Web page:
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Masterpieces: rare and indispensable heritage objects

Major works by Rubens, lavishly illustrated manuscripts, 16th century wooden sculptures and long-lost sheet music: Flemish masterpieces are extraordinary heritage objects with special value for Flanders. From coastal cities to Limburg heathlands, and from abbey to archive repository, the diverse range of masterpieces is scattered throughout Flanders and not always easy to visit and admire. To ensure that everyone can discover them, and to (digitally) preserve them for the future, meemoo, the Flemish Institute for Archives, therefore launched a catch-up initiative.

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Duration July 2021 - December 2023

Source reference: Antoon van den Wijngaerde, 1550, Panorama van Zeeland, Museum Plantin-Moretus, Photo: Rik Klein Gotink, Public domain

What is a masterpiece?

A painting may be painted in the finest details, a manuscript adorned with the most beautiful curls in gold leaf, but what actually makes it a masterpiece? Based on the criterion of ‘rare and indispensable for Flanders’, the Flemish Masterpieces Board, appointed by the Flemish Government, advises the Flemish minister of Culture whether a work – or even an entire collection – is a masterpiece.

‘Rare’ means that there are few other similar objects or collections in the same condition in Flanders. The meaning of ‘indispensable’ is a bit more nuanced. For anyone who wants to go into detail, it is defined as:

Masterpieces can be paintings, choir books, aircraft, carpets or even industrial machines. The most diverse types of objects from the most diverse locations end up on the list. In July 2021, half of these objects did not yet have a high-quality digital copy, which is why meemoo decided to use some of the resources from the GIVE project to catch up. Meemoo selected 245 masterpieces in consultation with the Flemish Masterpieces Board. Want to know more about the selection?

Why were masterpieces created?

Assigning a special value to specific heritage objects is not done without reason. The ‘masterpiece’ label gives the works unique protection: custodians are not allowed to sell or move their masterpiece abroad without permission, and they can have it restored – or digitised – at a reduced cost!

Why digitise masterpieces?

Heritage objects are vulnerable. There is a risk that certain key works may one day disappear forever. It therefore makes sense to digitise these masterpieces and make them accessible to future generations – to ensure they withstand the test of time.

In addition to being vulnerable, many of the Flemish masterpieces are not easily accessible today – or cannot be accessed at all. Making a digital copy of the works means they can be viewed better. Because no matter where you are or where a masterpiece is located, digitisation means that anyone – however active or mobile – can admire Flemish heritage from wherever they are. More inclusion and inspiration? Check!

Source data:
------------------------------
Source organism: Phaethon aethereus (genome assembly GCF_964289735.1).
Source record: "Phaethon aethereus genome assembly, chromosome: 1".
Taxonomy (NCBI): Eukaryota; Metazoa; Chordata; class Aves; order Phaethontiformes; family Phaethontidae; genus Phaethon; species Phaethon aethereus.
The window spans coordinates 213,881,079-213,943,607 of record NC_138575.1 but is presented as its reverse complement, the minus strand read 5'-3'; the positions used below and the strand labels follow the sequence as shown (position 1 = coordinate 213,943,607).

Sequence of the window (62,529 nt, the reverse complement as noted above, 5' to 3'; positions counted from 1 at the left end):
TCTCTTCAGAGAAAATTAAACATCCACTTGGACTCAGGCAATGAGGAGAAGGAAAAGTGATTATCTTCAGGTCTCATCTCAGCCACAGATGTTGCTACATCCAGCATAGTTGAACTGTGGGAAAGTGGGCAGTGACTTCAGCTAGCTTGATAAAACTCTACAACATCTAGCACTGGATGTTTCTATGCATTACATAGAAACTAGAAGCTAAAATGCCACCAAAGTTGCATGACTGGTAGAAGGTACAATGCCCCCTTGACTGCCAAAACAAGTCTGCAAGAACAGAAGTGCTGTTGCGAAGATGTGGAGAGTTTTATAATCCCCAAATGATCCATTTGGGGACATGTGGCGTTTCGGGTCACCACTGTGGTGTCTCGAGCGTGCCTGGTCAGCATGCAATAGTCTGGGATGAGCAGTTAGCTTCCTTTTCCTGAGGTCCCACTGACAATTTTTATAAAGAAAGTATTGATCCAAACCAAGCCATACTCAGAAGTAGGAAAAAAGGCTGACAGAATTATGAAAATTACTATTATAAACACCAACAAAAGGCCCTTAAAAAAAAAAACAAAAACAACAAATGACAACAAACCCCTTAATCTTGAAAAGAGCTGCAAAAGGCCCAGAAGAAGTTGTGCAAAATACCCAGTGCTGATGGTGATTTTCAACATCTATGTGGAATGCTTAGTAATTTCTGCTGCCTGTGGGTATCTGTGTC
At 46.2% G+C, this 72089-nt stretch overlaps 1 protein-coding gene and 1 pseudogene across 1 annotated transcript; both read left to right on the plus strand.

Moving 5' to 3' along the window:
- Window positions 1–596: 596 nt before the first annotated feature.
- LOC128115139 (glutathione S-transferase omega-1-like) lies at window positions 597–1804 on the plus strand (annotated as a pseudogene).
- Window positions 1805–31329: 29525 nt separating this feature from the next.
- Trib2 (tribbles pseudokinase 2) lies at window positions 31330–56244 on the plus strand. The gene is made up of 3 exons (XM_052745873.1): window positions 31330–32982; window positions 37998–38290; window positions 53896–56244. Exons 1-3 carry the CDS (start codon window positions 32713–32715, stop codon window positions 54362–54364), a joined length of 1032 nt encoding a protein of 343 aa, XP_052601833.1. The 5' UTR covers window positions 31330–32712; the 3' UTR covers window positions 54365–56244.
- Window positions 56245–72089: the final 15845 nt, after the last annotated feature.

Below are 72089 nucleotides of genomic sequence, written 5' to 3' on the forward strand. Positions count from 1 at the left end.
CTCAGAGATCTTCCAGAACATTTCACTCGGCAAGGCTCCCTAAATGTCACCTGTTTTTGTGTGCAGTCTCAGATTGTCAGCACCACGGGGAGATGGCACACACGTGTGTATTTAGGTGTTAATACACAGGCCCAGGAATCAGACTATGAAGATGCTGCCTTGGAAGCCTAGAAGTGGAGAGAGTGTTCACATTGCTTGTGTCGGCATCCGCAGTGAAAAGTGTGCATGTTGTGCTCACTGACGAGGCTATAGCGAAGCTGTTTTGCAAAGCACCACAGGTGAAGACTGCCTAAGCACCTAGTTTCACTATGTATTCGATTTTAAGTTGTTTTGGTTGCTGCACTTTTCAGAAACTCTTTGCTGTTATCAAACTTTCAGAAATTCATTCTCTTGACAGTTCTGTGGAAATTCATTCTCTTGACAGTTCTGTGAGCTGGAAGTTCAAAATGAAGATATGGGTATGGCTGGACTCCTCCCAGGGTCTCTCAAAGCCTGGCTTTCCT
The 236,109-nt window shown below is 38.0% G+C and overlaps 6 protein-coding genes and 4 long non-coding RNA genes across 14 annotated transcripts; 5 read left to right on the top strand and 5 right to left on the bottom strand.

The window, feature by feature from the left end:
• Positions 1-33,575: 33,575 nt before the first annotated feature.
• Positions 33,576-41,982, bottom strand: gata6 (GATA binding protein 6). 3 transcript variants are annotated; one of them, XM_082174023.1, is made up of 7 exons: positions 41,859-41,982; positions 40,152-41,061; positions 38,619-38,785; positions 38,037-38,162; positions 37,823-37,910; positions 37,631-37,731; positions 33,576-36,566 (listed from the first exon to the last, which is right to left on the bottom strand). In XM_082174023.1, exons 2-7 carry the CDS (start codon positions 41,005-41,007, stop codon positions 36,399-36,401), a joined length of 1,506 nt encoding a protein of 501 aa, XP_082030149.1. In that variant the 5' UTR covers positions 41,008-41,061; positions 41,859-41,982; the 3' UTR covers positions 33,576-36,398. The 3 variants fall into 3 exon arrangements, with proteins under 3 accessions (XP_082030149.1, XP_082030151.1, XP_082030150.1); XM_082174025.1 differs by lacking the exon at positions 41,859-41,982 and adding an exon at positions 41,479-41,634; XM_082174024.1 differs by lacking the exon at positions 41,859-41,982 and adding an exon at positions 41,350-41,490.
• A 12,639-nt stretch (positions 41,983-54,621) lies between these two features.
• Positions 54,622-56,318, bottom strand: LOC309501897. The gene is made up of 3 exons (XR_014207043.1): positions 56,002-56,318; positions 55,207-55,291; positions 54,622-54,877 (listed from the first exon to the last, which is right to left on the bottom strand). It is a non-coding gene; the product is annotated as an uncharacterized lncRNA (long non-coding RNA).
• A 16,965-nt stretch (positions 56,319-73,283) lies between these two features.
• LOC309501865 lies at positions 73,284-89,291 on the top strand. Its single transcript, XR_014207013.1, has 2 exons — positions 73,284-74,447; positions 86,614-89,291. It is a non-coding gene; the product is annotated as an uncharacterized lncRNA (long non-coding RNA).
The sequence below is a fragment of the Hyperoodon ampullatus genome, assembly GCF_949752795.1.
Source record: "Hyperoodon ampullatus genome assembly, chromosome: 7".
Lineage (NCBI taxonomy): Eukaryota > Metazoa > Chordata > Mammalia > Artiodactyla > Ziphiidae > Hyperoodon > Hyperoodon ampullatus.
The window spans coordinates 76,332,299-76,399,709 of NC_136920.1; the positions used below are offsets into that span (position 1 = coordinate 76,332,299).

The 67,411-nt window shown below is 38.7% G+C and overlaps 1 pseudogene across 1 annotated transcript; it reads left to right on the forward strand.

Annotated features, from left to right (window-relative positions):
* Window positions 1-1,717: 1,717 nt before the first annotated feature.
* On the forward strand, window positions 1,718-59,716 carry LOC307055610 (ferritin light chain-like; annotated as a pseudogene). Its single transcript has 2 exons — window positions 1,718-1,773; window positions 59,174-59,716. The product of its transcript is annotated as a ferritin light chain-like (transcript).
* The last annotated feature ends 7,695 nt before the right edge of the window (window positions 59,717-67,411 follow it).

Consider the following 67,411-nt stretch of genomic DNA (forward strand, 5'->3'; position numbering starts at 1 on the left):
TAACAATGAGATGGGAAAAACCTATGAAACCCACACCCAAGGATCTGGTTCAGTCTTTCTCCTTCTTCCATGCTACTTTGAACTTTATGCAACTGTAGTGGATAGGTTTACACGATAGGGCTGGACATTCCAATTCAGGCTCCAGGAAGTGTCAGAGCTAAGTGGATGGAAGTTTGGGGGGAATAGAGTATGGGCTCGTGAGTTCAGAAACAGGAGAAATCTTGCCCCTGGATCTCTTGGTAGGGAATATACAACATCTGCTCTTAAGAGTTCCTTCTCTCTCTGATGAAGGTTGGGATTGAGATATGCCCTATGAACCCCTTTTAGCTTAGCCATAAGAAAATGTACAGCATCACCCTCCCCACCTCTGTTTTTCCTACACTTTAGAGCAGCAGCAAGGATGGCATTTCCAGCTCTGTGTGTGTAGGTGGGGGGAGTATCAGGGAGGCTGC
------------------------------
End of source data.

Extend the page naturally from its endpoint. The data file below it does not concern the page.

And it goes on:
Capturing the smallest details with various digitisation techniques

You can already notice that the masterpieces in this project couldn’t be more diverse. To optimise digitisation of each type of object, meemoo chose various techniques:

  • Digitisation of handwritten documents and old prints on a mobile book cradle;

  • Scanning of 3D objects;

  • High-quality 2D photographic registration;

  • Gigapixel photography to capture the smallest details.

From prints to sheet music

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Innovative access

If you have browsed through a handwritten document or admired a meticulously carved marble sculpture on this website, then you may have already noticed some technical features.

IIIF - sustainable zooming

You can inspect handwritten documents and old prints in detail using an IIIF viewer. Triple-I what? This International Image Interoperability Framework (IIIF) is a set of open standards used worldwide to manage and exchange digital images and metadata – all in a much more sustainable way. Furthermore, with IIIF, you don’t lose any context when zooming in on a detail, and you can compare different sources across collections and administrators, and even view annotations.

3D - viewing and printing

What about the 3D-scanned objects in the GIVE project? You can admire them from front to back, and down to the smallest groove, with a 3D viewer. With augmented reality, you can even position your favourite image in your living room or on your bedside table. Navigate to the 3D model at the bottom of the page, click on 'AR' and follow the instructions.

You can also use 3D printing to transform the scans into tangible objects, which you can create using various materials. Here are a few practical examples:

  • Blind and visually impaired individuals can get a sense of museum pieces through lifelike 3D prints;

  • Vulnerable images can have a perfectly fitting case, as the 3D scans allow you to create moulds with precise dimensions for each object;

  • 3D scans enable you to create an accurate replica in case an artwork becomes lost.

From the collection of...

Upon completion of this project, you will be able to admire online the masterpieces from 50 museums, 25 churches and abbeys, and 5 archives.

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This project was made possible with support from the European Regional Development Fund and is part of the Flemish Government’s Resilience Recovery Plan.

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